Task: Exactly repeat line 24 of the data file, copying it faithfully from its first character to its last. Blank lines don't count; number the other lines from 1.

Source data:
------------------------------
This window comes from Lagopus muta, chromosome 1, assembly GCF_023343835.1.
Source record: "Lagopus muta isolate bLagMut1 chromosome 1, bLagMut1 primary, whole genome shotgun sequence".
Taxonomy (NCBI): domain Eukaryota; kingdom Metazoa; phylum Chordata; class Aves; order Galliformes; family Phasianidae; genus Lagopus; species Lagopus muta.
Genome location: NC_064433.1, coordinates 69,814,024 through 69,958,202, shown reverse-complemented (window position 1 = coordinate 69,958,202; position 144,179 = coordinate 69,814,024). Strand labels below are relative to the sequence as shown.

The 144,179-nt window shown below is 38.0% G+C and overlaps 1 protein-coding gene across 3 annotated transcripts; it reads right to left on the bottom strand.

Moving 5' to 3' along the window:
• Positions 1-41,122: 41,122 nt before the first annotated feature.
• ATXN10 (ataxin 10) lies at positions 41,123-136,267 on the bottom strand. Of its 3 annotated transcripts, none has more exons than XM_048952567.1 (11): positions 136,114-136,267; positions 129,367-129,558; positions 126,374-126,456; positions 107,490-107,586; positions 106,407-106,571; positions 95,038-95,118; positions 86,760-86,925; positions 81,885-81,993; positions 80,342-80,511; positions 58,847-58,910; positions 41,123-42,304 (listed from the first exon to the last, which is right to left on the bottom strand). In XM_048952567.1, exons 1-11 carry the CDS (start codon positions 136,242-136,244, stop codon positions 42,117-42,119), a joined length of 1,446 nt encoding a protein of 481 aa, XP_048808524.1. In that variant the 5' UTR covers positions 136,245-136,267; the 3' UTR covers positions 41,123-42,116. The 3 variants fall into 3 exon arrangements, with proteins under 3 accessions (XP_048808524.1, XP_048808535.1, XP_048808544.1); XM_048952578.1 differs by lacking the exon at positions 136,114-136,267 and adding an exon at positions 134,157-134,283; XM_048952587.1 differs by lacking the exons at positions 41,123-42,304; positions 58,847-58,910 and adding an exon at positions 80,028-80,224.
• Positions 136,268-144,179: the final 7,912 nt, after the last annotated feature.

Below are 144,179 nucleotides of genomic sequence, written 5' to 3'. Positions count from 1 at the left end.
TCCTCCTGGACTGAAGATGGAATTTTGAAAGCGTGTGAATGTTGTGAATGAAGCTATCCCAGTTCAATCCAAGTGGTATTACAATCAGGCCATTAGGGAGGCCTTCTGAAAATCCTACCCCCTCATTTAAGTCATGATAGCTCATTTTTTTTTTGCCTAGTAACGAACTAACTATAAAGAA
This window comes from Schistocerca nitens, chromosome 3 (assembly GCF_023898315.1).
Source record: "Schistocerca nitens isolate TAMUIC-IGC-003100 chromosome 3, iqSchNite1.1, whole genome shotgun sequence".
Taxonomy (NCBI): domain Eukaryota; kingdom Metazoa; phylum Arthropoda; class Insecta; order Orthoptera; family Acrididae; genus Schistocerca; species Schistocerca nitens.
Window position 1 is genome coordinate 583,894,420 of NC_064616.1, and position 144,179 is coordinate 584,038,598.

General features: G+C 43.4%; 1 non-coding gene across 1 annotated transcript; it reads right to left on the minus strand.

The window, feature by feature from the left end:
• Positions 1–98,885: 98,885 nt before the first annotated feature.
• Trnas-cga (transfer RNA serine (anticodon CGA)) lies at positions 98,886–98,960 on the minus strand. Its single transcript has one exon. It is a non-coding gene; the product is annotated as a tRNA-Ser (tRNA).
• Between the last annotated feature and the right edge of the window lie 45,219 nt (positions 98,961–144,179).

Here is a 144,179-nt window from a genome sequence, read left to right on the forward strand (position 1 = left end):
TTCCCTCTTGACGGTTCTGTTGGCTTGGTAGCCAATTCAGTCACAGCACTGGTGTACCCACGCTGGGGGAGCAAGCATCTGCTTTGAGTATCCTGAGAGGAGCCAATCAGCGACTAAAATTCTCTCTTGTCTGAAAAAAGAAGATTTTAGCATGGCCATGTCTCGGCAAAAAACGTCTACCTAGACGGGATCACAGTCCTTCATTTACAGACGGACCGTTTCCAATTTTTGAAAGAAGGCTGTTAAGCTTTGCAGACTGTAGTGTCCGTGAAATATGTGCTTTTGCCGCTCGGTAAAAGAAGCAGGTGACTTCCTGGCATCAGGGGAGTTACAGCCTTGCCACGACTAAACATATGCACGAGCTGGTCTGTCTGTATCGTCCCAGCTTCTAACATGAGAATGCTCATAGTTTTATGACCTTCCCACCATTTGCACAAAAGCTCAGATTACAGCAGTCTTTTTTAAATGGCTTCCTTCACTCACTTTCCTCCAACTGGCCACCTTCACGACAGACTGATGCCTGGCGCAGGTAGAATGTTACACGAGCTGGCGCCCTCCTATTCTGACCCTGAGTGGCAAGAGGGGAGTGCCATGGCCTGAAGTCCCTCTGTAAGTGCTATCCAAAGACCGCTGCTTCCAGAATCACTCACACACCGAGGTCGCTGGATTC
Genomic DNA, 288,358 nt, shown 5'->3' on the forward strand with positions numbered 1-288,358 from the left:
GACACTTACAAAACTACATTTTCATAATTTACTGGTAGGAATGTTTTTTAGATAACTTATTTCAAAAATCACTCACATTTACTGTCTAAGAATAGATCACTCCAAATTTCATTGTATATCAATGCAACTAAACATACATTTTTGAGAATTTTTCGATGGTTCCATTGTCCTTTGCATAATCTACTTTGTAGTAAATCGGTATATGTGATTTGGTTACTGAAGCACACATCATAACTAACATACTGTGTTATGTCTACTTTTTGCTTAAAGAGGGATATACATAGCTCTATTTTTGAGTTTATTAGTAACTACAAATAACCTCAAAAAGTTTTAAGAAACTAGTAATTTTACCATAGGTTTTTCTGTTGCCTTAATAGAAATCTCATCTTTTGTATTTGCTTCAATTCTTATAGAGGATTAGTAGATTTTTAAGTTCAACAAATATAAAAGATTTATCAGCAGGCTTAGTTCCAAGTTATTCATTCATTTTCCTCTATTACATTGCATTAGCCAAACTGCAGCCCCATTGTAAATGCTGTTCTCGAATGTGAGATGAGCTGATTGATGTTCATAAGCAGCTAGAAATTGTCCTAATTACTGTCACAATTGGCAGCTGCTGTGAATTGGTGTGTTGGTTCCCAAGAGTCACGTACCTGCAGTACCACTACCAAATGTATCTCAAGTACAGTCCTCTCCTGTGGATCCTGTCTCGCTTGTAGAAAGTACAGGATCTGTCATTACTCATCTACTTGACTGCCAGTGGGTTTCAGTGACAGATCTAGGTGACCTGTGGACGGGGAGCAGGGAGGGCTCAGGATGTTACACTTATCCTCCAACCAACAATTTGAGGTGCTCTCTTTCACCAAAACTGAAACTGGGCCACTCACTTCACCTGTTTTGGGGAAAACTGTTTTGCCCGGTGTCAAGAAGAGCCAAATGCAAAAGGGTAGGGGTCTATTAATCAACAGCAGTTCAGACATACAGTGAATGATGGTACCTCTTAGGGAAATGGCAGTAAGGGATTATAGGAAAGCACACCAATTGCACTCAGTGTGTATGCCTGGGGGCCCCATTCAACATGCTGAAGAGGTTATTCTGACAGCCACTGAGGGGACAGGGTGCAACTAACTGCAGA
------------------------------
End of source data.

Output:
GACACTTACAAAACTACATTTTCATAATTTACTGGTAGGAATGTTTTTTAGATAACTTATTTCAAAAATCACTCACATTTACTGTCTAAGAATAGATCACTCCAAATTTCATTGTATATCAATGCAACTAAACATACATTTTTGAGAATTTTTCGATGGTTCCATTGTCCTTTGCATAATCTACTTTGTAGTAAATCGGTATATGTGATTTGGTTACTGAAGCACACATCATAACTAACATACTGTGTTATGTCTACTTTTTGCTTAAAGAGGGATATACATAGCTCTATTTTTGAGTTTATTAGTAACTACAAATAACCTCAAAAAGTTTTAAGAAACTAGTAATTTTACCATAGGTTTTTCTGTTGCCTTAATAGAAATCTCATCTTTTGTATTTGCTTCAATTCTTATAGAGGATTAGTAGATTTTTAAGTTCAACAAATATAAAAGATTTATCAGCAGGCTTAGTTCCAAGTTATTCATTCATTTTCCTCTATTACATTGCATTAGCCAAACTGCAGCCCCATTGTAAATGCTGTTCTCGAATGTGAGATGAGCTGATTGATGTTCATAAGCAGCTAGAAATTGTCCTAATTACTGTCACAATTGGCAGCTGCTGTGAATTGGTGTGTTGGTTCCCAAGAGTCACGTACCTGCAGTACCACTACCAAATGTATCTCAAGTACAGTCCTCTCCTGTGGATCCTGTCTCGCTTGTAGAAAGTACAGGATCTGTCATTACTCATCTACTTGACTGCCAGTGGGTTTCAGTGACAGATCTAGGTGACCTGTGGACGGGGAGCAGGGAGGGCTCAGGATGTTACACTTATCCTCCAACCAACAATTTGAGGTGCTCTCTTTCACCAAAACTGAAACTGGGCCACTCACTTCACCTGTTTTGGGGAAAACTGTTTTGCCCGGTGTCAAGAAGAGCCAAATGCAAAAGGGTAGGGGTCTATTAATCAACAGCAGTTCAGACATACAGTGAATGATGGTACCTCTTAGGGAAATGGCAGTAAGGGATTATAGGAAAGCACACCAATTGCACTCAGTGTGTATGCCTGGGGGCCCCATTCAACATGCTGAAGAGGTTATTCTGACAGCCACTGAGGGGACAGGGTGCAACTAACTGCAGA